“But this is Tweedle’s favorite singer, told me so himself. I thought it might make a nice distraction during the debridement.”
Tim’s mind was still moving slower than usual, but he caught that implication right away. “Not putting me to sleep for the skin scrape?”
“Limited supplies,” John said mournfully, and Tim wanted to punch him. Tim’s right fist curled instinctively, and he couldn’t keep the resulting moan in.
When Tim opened his eyes a moment later, John was gone and Will was doing something to Tim’s IV line. “This is another dose of pain relief, but we don’t have any more sedatives that we can give you. I actually have prescription diazepam for myself, but seem to be running lower on it than I thought I was. It’s probably better that you stay conscious during the procedure, anyway, so you can tell me if anything feels wrong.”
“How would I know?”
Will smiled quietly. His eyes had gone very distant again. He picked something up – Tim looked away – and leaned over Tim’s right hand. “To let you know, this procedure is absolutely necessary for effective burn care, and I’m competent to perform it. Sorry to say, though, I don’t have quite the fine motor control that I used to, so that may increase your pain.”
Tim braced himself, but what he felt next was more like a tugging sensation than anything else. His hand still hurt, but not more than before – in fact, the pain killers were probably kicking in because both hands seemed to throb somewhat less.
Odd that Will thought this scrape thing would hurt; maybe he had a low threshold for pain. Tim tended to remember the screamers, though, and with Martin Grey as crew chief, there’s no way they would’ve let the guy have the blessing of being constantly passed out.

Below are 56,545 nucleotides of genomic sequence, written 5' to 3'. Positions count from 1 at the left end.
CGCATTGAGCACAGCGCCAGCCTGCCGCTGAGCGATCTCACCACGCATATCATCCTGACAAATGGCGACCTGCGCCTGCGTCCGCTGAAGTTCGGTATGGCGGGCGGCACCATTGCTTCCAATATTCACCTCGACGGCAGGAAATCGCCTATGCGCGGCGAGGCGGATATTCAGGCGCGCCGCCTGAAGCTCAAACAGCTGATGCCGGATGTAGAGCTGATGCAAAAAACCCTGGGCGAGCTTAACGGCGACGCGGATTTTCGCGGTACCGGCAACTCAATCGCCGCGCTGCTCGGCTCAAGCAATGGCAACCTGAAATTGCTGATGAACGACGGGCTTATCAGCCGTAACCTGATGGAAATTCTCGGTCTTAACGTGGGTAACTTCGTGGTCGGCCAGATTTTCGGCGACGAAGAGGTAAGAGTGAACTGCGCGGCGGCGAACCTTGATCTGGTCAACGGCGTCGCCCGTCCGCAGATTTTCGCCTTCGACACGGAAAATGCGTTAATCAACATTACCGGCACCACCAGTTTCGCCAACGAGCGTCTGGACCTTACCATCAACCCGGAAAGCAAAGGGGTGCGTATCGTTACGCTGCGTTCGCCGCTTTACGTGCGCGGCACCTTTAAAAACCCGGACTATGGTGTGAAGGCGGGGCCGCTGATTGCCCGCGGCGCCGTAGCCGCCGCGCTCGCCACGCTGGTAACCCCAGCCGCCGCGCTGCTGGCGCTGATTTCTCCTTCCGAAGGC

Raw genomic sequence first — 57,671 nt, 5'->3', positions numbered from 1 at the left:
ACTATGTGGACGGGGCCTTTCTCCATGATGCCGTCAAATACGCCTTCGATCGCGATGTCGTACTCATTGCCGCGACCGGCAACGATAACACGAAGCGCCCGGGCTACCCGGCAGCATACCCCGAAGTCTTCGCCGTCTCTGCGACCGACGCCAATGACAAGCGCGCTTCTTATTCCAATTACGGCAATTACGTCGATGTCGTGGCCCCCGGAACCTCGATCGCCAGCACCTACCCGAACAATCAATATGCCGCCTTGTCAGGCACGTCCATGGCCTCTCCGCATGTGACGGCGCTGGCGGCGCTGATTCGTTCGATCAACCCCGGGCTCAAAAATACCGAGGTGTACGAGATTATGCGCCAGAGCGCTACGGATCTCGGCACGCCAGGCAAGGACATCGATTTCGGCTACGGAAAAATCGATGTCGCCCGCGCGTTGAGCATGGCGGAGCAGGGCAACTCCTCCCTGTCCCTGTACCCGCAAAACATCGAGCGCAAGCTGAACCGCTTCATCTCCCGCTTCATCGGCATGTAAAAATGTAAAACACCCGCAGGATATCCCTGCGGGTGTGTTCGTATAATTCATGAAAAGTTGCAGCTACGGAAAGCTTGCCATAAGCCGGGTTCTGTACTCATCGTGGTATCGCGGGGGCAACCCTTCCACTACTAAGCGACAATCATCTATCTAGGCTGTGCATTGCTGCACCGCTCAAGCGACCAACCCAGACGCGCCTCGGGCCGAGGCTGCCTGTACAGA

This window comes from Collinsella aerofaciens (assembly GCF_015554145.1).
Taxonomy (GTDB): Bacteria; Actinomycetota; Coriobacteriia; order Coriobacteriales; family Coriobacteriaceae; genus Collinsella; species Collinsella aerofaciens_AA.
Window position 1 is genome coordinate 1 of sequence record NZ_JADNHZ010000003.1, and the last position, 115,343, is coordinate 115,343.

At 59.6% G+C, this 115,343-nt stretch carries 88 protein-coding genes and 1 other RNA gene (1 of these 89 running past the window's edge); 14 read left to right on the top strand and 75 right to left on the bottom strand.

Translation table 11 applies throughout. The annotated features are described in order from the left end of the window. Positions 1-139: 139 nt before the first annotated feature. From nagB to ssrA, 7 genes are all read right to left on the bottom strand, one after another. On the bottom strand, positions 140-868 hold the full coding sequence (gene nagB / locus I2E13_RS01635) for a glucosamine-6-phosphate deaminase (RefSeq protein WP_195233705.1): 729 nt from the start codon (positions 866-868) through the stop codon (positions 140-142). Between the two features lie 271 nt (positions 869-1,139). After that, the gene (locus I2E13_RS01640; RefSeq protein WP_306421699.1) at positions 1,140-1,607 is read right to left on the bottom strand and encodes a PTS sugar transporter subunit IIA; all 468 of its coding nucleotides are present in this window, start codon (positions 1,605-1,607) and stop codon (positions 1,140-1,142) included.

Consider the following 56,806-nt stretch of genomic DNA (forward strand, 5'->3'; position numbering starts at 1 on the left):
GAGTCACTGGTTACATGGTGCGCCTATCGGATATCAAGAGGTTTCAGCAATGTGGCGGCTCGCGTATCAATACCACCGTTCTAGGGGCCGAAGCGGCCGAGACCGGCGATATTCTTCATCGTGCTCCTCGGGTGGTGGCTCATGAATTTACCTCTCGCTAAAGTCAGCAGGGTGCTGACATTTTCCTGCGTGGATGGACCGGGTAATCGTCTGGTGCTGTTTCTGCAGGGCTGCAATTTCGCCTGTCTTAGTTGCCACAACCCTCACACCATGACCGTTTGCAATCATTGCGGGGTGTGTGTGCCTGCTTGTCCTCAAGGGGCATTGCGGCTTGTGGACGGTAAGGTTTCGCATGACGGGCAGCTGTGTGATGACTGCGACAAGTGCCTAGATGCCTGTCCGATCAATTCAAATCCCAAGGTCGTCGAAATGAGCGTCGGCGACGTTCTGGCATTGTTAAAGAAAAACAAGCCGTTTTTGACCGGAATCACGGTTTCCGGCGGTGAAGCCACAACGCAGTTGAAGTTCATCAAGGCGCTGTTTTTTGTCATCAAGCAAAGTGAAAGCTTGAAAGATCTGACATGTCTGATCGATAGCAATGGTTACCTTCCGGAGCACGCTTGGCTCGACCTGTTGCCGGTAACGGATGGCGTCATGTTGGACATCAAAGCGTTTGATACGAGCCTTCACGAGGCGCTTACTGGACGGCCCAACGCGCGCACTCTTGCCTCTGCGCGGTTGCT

He puzzled over that for several minutes, staring at the anonymous hotel artwork and enjoying the music, getting lost in Willie’s tenor. When he felt his right hand being turned over, he was humming along to the song – If I lose or win, how will I know? – feeling something weirdly close to content.
“OK,” Will said, and in the next second Tim had to choke off a scream.
“Stop,” he gasped. Will looked up, a mild sort of curiosity in his eyes, and stilled his movements.
Tim panted for a few minutes until the pain receded. “Holy shit,” he breathed. “That fucking hurt.”
“This procedure,” Will intoned, “is absolutely necessary –”
Tim cut him off. “Didn’t fucking hurt like that when you started.”
Will looked back down at Tim’s hand again. “I started with the back of your hand, where the burns are most severe.”
“Wouldn’t that hurt more?” The itching came back, and Tim tried not to hiss.
“They’re so severe that the nerve endings have been destroyed. They’re deep, third-degree burns. The surrounding wounds on the sides and front of your hands and on your forearms are second-degree burns, affecting the epidermis and dermis but not reaching to the hypodermis. The nerve endings are intact, so you feel pain.”
Tim had taken a class on military history at a local college one time for kicks. Great subject, fascinating reading, interesting discussion with classmates… and a teacher who was so dull that he sucked every bit of fun out of the whole damn thing. Will’s voice was flatter and duller than that guy’s had been. Maybe he was trying to bore Tim into sleep, but it wasn’t working.
Tim carefully pulled his hand up onto his chest, hissing when he unintentionally rubbed his thumb against his shirt. “Don’t fucking touch me.”
“You have the right to refuse treatment, but I strongly suggest that you don’t. Without debridement, your flesh won’t have much of a chance to heal, and it’s likely your fingers will fuse together. If I can work with them carefully now, I can keep them separate and preserve as much function as possible. If not, you’ll need extensive surgery later for even a hope of recovery.”